- There. That is awesome. Well done. Yes. OK. I love it. Thank you. Thank you. No one expected to hear opera today on the On Top of PR podcast, including me, but wow, that was very impressive. Thank you. And, um, you know, my wife and I, we love going to the opera, so well done. I really enjoyed that. And I, I'm guessing, do you, is opera part of your performance, uh, when you do keynotes?


- It is. I actually start with opera and end with folk music to make a point about authenticity over perfection in our public speaking. So I've been able to bring music into my keynotes, which I love.


- You're giving me a great opportunity to mention that speaking public speaking is entertaining and it's entertainment. And I think a lot of times people look at it as if it's just sharing information, but really you're, it's, it's like, it's like theater. And when you do it well, it's like a stage, right? So you're on a stage, you have stage presence and things like that. So I'm going to stop talking about it and turn it over to you because you are the expert here.


- I'm glad that you mentioned that, Jason, because it, it both is and isn't a performance. So when we're, when we're singing opera, this is not what we've written now I did, it's almost, who am I, Mozart, Puccini, how dare I think of writing my own music? So what we're doing as singers is performing other people's music, unless we're singer-songwriters, which I am as well. But the difference with, with opera and public speaking is that in public speaking, we're performing something we've written. So there's an extra element of accountability and ownership and nervousness that goes with it because we're taking responsibility for our own message. And so that's why it becomes sometimes harder to think about public speaking as a performance because we're not acting, we're not pretending; we're being our most authentic, vulnerable version of ourselves.


- Sure. But you're still performing just like a musician is performing their craft or whatever that might be.


- We're, we're on, we're on stage and there's an element of presence and poise that always has to be there.


- Yeah, I agree with you. You're not acting, but you are performing. And, and I would say for our listener, our audience who are either want to be the speaker, or more likely they are listening as a marketing, corporate communications, public relations professional who is guiding someone in the organization who wants to speak that you said it's something that you've written. And I think that's important because so many entrepreneurs and executives think that I just have this in my head, I'm just going to get up onstage, I'm going to wing it and it's going to be fine because I'm dynamic and charismatic and I'm good on my feet. And you're shaking your head no. And I see that, and that's why I bring it up because yes, you are, uh, good on your feet, you're charismatic, you're, you're polished, you're leader, you lead people every day. But people, again, came to hear something and they expect that you've invested in that process for them. Unlike a staff meeting or a company conference where everybody's getting paid to be there. I mentioned that earlier. And I think it's really, really important that the audience understands that you can't just send your charismatic CEO into an industry conference where they're just going to get onstage and wing it because there will be people who are disappointed.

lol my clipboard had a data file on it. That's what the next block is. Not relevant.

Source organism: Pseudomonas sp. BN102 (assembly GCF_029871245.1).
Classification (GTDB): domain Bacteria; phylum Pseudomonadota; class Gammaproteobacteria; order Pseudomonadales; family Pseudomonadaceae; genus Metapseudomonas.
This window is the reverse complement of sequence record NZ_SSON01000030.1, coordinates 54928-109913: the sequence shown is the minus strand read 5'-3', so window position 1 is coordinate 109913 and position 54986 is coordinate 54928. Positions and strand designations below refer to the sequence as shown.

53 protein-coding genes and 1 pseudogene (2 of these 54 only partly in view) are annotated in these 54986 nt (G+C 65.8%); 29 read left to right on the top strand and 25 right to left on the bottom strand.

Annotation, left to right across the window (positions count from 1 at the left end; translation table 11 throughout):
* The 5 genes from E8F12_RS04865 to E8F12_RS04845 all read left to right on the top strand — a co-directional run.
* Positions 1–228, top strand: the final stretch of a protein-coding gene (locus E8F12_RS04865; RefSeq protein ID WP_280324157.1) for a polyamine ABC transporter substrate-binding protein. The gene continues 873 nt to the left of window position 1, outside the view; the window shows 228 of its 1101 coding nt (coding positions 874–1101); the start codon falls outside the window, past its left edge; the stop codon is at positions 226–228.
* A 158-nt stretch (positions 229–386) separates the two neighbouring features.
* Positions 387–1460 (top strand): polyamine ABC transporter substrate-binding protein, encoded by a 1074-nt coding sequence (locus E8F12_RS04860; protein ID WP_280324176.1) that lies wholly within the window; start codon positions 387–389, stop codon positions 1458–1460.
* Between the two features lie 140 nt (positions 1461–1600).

- Certainly. So when you have an audience that's paying for inexperience, there's a certain level of expectations that are set that you're going to be prepared and practiced. Yes. And not just authentic, but accurate in what you're saying. Yes. Now what I would say is even if you're not being paid, every time you're onstage, you have an opportunity to influence others' behaviors, thoughts, actions. And that's such an awesome responsibility. We don't want to wing it. Maybe it works once or twice because we got lucky and passionate, but excellence doesn't happen in a spontaneous setting. It happens with consistency, preparation, and practice. And so that's what we focus on in my firm is how do you do that consistently so that the magic always happens.


- There you go. I love that. So Allison, someone comes to you and, um, uh, I'm assuming that you accept clients at all levels and experience. Is that accurate?


- Certainly. Usually clients will come to us when they're either moving into leadership roles or they're in leadership and want to take their skills to the next level. And that's when we work with them. OK.


- Is it always going to be people who are looking to do public speaking or is it also just leaders who want to be better communicators and better presenters?


- It's usually the latter. So we define public speaking as anytime you speak to one person or more, OK. With some goal. And we do that because as you know, and as your listeners know, public speaking in front of large audiences doesn't usually happen every single day unless you're a professional speaker. What does happen is that every single day you're speaking to clients, you're on the phone, you're giving a pitch, you are having a difficult conversation with your team. So when we focus on leadership communication, it comprises all of those daily situations in which we have an opportunity to use our voice to have a positive impact on others. And that's what we do on a daily basis with my company.